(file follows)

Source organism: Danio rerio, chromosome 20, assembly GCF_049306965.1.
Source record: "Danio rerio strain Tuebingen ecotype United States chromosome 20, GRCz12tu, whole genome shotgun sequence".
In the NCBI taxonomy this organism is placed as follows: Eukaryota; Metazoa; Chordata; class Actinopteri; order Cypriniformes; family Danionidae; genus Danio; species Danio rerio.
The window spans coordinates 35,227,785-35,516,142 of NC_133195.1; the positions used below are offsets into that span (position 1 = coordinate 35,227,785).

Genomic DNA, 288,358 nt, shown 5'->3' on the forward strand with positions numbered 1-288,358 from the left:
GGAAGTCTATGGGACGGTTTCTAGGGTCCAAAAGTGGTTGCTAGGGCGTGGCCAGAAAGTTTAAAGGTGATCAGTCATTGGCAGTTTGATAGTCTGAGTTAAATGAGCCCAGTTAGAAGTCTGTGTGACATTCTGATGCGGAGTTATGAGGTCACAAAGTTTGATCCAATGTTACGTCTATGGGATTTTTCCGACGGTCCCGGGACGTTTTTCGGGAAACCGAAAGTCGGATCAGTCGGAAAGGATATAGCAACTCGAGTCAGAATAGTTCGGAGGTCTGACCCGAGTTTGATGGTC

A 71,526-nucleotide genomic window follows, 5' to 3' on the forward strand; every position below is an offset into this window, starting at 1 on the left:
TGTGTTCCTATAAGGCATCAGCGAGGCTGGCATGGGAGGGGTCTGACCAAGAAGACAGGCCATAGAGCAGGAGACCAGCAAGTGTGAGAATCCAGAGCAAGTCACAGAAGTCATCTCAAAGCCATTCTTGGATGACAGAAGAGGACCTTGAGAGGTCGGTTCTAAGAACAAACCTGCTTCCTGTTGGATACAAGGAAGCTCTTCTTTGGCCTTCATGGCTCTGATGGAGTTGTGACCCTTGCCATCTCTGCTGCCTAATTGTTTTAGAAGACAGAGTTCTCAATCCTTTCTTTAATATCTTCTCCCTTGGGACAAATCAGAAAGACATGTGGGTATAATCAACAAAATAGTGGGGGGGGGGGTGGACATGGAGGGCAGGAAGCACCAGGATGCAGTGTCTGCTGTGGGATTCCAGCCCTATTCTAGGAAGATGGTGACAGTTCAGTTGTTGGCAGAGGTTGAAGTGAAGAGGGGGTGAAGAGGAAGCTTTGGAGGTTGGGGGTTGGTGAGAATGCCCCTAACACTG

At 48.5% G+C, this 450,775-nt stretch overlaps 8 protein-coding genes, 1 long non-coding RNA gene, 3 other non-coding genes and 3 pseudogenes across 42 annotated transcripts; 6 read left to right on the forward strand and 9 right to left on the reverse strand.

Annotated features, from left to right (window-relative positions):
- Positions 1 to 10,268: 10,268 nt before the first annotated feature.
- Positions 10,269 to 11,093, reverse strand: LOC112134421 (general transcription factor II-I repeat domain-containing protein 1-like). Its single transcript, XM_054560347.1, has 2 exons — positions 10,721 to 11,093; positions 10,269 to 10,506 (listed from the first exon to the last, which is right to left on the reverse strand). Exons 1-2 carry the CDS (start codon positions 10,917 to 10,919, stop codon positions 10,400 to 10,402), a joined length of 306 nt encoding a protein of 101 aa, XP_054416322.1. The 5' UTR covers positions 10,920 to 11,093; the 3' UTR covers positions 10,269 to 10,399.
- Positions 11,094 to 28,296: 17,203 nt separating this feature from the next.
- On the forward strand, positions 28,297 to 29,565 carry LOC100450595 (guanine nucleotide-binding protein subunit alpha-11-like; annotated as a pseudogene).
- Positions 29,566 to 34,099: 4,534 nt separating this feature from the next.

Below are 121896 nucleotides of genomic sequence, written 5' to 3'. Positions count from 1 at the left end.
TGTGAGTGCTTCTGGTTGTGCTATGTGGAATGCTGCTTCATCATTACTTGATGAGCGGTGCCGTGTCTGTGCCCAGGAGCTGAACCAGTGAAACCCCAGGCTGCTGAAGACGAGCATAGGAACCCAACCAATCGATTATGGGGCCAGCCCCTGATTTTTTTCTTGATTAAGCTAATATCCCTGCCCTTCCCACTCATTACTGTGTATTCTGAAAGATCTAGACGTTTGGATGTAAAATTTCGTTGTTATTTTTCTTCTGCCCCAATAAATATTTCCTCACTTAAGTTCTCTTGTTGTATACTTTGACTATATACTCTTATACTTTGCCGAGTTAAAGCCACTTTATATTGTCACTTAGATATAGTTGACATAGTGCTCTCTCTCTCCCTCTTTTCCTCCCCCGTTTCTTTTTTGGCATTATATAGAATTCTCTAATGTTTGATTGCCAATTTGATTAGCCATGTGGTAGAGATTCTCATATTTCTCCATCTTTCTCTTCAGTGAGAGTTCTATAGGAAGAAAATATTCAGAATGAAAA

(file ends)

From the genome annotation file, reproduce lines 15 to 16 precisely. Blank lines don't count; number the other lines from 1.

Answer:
- Positions 29,566 to 34,099: 4,534 nt separating this feature from the next.

Below are 121896 nucleotides of genomic sequence, written 5' to 3'. Positions count from 1 at the left end.